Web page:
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Hardware Hackers, Makers: Win a Free Trip into Space

The Hackaday team is now calling on makers and hardware hackers to create an open connected device that will change the world. The reward is a trip into space on any carrier of the winner’s choosing, which will cost just shy of $200,000. The winner will also be given money to cover the taxes that are associated with a prize of this size.

"Space is not the only big prize, however," the Hackaday team writes. "The team has put together probably the coolest prize pool in hardware hacking history – $10k 3D printers, state of the art milling machines, team skydiving, an all-expense paid trip to the Akihabara electronics district in Japan etc."

Makers and hackers are asked to keep their project open source so that anyone can use the device. "The awards will be judged not only on openness (which is not a requirement, just a request), [but also] the basis of actual physical hardware built and the ability to connect to the Internet, so it will be a 'thing' in the Internet of Things," the team adds.

The list of judges include Andrew "Bunnie" Huang, Jack Ganssle (The Ganssle Group), Joe Grand (Grand Idea Studio), Limor "Ladyada" Fried, Dave Jones (eevblog.com), Elecia White (Logical Elegance), and Ian Lesnet (Dangerous Prototypes), among others.

June 28 was the deadline for preliminary submissions from contestants over 13. The team says that they have received some "really interesting entries" so far, including a Unity Candle that shoots a 30 foot fireball. Another entry is a 3D printer that was constructed with parts generated by a 3D printer. The team is looking for more gadgets to be submitted before the deadline of August 4.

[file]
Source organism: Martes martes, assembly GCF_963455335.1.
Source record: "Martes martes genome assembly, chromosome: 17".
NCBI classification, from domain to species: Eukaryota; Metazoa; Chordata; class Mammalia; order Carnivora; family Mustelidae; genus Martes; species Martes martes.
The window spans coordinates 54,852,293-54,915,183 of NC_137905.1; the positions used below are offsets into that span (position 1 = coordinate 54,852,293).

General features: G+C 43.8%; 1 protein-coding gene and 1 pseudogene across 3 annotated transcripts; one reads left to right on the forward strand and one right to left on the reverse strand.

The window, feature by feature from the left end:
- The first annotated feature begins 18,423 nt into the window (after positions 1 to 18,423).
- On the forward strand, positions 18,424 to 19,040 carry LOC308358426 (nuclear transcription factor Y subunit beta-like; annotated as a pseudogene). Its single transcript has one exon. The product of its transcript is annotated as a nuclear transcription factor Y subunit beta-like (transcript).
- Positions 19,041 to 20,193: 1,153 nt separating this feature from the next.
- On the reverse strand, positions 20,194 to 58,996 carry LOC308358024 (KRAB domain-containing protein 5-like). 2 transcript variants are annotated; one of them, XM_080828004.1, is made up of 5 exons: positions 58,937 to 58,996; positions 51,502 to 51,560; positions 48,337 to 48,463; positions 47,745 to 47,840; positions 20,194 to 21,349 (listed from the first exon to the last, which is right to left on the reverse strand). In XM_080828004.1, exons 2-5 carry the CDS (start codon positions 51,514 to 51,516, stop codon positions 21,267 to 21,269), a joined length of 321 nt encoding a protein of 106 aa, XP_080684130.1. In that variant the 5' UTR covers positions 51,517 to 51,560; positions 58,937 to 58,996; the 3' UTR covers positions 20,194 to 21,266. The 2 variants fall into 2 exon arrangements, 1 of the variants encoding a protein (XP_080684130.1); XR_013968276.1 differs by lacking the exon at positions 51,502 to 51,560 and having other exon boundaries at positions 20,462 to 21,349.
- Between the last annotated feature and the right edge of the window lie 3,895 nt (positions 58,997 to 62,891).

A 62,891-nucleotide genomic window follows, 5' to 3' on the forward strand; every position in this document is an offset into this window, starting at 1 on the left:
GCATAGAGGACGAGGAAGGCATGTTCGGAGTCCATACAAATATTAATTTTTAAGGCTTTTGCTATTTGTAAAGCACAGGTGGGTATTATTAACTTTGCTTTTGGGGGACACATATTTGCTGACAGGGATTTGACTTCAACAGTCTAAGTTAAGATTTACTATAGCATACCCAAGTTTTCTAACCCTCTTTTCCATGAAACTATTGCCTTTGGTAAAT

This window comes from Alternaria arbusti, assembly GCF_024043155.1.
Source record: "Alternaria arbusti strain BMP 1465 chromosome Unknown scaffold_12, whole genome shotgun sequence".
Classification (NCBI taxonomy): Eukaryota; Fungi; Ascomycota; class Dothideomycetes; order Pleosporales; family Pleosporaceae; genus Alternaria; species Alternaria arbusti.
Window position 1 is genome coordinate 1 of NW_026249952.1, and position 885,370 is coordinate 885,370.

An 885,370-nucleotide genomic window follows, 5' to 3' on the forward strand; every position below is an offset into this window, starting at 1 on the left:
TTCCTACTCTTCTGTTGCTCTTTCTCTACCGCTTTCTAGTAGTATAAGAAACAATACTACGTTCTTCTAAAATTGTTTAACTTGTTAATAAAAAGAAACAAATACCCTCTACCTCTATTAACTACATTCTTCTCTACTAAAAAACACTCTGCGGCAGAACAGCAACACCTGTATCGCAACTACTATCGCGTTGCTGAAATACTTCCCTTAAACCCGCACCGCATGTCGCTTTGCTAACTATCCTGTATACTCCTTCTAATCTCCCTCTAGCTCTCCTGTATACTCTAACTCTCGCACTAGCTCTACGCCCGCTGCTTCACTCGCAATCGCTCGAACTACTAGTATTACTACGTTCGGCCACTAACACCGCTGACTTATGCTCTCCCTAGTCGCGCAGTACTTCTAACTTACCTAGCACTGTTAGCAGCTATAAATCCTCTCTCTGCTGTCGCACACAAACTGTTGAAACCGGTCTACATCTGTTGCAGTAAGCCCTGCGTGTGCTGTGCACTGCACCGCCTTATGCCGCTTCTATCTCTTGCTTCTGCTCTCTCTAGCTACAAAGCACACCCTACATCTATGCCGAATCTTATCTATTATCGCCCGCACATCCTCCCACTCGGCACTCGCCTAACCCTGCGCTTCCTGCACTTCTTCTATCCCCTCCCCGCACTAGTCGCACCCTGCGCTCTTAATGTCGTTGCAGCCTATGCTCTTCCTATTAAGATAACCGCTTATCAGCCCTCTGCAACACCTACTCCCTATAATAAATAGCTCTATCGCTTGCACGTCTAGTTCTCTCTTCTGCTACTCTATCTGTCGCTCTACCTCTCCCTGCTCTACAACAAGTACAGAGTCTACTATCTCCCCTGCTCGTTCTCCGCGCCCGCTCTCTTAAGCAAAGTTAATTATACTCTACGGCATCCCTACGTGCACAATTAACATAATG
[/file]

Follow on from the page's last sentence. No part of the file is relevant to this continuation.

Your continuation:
"So far, the hackers working on these projects have not disappointed us. Some of the early entries have included a way to make your house listen to what you have to say, methods for making sure communications networks are easy to set up and available where needed, and even a concept for using swarms of mobile 3D printing robots to build domed cities," writes Mike Szczys, the managing editor of Hackaday.com.

For more information about the contest, head here.

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  • lumpy
    There no spacecraft that you can ride for $200,000 . If your talking about virgin galactic then your wrong. Its not a space craft its a sub-orbital toy. Balloons go higher than this thing.
    I would take the cash over some stupid stunt flight.
    Reply
  • chibiwings
    talk about cost cutting on R&D , put up a contest to meet the deadline and pay peanuts to the winner.
    Reply
  • Steve Simons
    I believe SpaceX will put people in space for 200k Lumpy, but I could be wrong.

    Plus, the definition of space is kind of a fuzzy one.
    Reply
  • WyomingKnott
    Round-trip, I hope.
    Reply
  • MisterZ
    Going into space for $200k?! Rofl. It costs millions to launch any kind of craft into space.
    Reply
  • fourtydeuce
    It's a Trap!
    Reply
  • none12345
    "There no spacecraft that you can ride for $200,000 . If your talking about virgin galactic then your wrong. Its not a space craft its a sub-orbital toy. Balloons go higher than this thing.
    I would take the cash over some stupid stunt flight."

    The definition of space is a bit fuzzy. But 100 kilometers(62 miles) up is considered the definition of space. Virgin galactic is targeting 70ish miles with spaceship2. This is far higher then any ballon goes(less then 25 miles max). From the price tag, they certainly mean sub orbital not orbital, but its still technically space; and still way higher then a balloon. Of course there is currently no suborbital space access for 200k, even tho multiple companies are trying to do it. And virgin galactic is quite a few years behind its original time table at this point.

    If spacex has its way, they will be able to do orbital for 200k. But they certainly dont have it now. Assuming they can get the first and second stage boosters reusable, along with the dragon2 capsule, they could easily do 200k a seat orbital. But are still quite a ways off that.
    Reply
  • coolitic
    This is total BS, because launching spacecraft into space costs millions of dollars, unless you are talking about mass drivers, which have never been done yet and would not work in manned spaceships.
    Reply